The elegantly crafted second novel from Perkins-Valdez (after Wench) captures the fierce energy, diversity, and suffering of Civil War–era Chicago. At its heart are three strangers—two black, one white—whose lives intersect after each arrives in their new hometown. Expecting to join her new husband in Chicago, Sadie Walker discovers that his sudden death has left her a wealthy widow. Her mourning is brief—her father arranged the unwelcome marriage—but then the voice of a recently slain Union soldier invades her mind. She uses his intercession to offer séances for the bereaved, hiring a freed black woman named Madge as a servant. Descended from a line of skilled female herbalists, Madge is a gifted healer raised by an unloving mother and aunts. At one of Sadie's séances she meets Hemp Harrison, a freed slave seeking his wife, Annie, who was sold to another owner before abolition. Though Madge and Hemp share a powerful attraction, Annie's unknown fate and the emotional scars from Madge's Tennessee childhood keep them apart. Perkins-Valdez moves gracefully among her three protagonists' viewpoints as they struggle to claim their authentic gifts and free themselves of the pain of their pasts. Her spare, lyrical voice is unsentimental yet compassionate, echoing Madge's belief that "in a land so devastated by death, the best healing balm is hope." (May)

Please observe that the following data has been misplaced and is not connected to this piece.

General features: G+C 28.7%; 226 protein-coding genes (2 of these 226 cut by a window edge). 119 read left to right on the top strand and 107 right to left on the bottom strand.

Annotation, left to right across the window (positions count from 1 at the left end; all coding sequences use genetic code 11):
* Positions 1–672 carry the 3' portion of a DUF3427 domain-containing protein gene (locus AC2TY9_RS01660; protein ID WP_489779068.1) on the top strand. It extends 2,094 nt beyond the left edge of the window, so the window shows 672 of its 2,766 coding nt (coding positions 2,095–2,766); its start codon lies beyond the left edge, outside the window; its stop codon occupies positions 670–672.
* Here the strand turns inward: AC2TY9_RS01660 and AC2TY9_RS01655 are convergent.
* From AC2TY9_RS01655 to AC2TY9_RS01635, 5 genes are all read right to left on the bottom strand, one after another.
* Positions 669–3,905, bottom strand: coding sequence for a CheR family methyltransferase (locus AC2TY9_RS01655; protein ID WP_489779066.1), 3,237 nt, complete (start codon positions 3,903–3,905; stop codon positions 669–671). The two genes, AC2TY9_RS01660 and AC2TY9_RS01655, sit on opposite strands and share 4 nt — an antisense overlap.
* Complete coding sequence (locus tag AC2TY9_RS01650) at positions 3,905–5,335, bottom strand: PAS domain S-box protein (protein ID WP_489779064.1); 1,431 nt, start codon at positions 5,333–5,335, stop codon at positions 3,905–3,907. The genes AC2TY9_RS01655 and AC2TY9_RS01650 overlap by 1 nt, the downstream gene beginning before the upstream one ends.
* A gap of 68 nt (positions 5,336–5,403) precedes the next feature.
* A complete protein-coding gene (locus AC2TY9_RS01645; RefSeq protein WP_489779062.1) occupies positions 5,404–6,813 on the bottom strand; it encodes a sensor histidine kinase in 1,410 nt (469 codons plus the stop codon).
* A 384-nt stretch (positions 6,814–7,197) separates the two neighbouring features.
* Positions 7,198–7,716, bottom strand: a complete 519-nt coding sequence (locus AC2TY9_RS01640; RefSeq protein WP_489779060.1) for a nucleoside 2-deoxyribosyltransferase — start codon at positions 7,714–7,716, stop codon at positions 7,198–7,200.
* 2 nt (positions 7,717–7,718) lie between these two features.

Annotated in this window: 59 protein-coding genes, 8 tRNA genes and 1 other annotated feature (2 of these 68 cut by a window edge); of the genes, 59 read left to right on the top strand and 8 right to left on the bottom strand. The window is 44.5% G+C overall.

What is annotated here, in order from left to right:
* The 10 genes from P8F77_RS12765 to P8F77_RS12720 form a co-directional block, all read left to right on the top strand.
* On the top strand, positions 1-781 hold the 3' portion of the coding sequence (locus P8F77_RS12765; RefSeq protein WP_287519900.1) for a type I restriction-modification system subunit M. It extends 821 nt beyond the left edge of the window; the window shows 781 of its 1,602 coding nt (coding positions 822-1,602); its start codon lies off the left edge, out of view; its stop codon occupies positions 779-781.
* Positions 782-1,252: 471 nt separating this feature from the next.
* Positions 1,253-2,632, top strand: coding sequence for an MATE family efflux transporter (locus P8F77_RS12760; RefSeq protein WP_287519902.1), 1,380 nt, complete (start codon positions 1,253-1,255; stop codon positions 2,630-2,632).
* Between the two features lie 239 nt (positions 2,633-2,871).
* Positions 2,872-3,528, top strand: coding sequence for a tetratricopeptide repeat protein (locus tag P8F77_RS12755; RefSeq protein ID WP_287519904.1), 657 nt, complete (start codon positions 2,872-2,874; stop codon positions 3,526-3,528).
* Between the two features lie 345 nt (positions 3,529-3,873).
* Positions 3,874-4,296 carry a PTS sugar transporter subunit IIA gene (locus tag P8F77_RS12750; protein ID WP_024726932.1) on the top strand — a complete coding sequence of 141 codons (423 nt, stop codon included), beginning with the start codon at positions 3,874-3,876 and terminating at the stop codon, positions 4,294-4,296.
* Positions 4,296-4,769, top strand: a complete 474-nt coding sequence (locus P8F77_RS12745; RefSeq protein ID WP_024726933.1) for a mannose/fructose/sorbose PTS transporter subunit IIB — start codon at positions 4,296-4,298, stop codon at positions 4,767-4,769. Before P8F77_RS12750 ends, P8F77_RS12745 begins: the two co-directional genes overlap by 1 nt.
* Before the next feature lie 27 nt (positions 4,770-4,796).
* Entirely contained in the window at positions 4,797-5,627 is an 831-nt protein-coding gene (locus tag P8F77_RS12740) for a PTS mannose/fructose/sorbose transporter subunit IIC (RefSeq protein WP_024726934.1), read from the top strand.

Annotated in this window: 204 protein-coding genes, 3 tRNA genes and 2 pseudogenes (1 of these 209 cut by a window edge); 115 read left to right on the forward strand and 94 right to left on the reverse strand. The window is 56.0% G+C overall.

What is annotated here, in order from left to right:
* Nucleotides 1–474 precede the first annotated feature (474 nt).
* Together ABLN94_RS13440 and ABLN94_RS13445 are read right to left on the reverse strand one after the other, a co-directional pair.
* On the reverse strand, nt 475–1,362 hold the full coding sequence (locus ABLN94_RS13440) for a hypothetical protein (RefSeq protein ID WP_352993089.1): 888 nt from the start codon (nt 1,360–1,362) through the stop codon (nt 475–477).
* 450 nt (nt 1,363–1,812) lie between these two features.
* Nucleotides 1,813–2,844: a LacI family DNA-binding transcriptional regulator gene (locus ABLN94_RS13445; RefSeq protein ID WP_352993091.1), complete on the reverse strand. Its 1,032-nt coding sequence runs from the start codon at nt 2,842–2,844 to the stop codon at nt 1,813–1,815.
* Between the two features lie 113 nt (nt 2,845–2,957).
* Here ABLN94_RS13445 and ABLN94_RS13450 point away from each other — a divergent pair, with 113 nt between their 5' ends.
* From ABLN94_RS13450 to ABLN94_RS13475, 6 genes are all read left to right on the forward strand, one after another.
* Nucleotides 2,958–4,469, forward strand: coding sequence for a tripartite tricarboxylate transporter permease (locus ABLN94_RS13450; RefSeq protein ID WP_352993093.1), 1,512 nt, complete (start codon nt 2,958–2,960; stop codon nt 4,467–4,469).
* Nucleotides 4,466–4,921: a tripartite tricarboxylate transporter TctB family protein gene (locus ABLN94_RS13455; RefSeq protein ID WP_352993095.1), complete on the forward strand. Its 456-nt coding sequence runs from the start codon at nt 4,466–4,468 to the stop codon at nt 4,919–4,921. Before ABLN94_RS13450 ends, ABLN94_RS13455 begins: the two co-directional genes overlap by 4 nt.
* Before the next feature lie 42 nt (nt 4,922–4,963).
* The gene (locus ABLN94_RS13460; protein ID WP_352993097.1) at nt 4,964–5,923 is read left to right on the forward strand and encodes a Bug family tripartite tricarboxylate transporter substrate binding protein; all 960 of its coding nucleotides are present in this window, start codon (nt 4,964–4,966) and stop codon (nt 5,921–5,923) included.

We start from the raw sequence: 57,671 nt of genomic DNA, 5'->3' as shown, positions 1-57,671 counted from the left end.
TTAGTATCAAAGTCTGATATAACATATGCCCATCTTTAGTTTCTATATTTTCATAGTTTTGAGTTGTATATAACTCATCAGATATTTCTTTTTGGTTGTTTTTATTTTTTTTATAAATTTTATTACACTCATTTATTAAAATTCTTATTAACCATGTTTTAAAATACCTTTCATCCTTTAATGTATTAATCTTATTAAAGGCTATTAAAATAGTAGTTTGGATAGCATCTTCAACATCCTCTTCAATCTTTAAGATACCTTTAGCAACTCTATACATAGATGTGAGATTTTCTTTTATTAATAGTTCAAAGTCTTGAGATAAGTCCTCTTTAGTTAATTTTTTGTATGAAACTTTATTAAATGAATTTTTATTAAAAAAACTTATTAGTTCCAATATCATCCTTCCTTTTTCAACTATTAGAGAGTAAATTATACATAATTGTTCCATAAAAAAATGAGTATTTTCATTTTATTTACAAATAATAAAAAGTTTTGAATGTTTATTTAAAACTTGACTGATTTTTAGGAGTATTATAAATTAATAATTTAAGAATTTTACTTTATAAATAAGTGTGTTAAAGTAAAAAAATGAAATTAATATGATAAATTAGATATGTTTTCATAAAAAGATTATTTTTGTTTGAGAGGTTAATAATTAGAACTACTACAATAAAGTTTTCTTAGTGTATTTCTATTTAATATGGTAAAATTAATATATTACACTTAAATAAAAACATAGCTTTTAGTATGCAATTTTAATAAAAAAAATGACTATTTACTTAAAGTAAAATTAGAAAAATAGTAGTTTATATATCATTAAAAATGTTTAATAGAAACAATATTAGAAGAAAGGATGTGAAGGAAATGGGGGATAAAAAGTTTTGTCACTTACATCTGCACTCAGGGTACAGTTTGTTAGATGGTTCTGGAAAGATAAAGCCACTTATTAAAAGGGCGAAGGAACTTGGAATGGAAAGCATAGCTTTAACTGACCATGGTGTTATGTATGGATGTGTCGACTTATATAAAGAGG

Reviewed on: 05/04/2015 Release date: 05/01/2015 Genre: Fiction
During the Covid-19 crisis, Publishers Weekly is providing free digital access to our magazine, archive, and website. To receive the access to the latest issue delivered to your inbox free each week, enter your email below.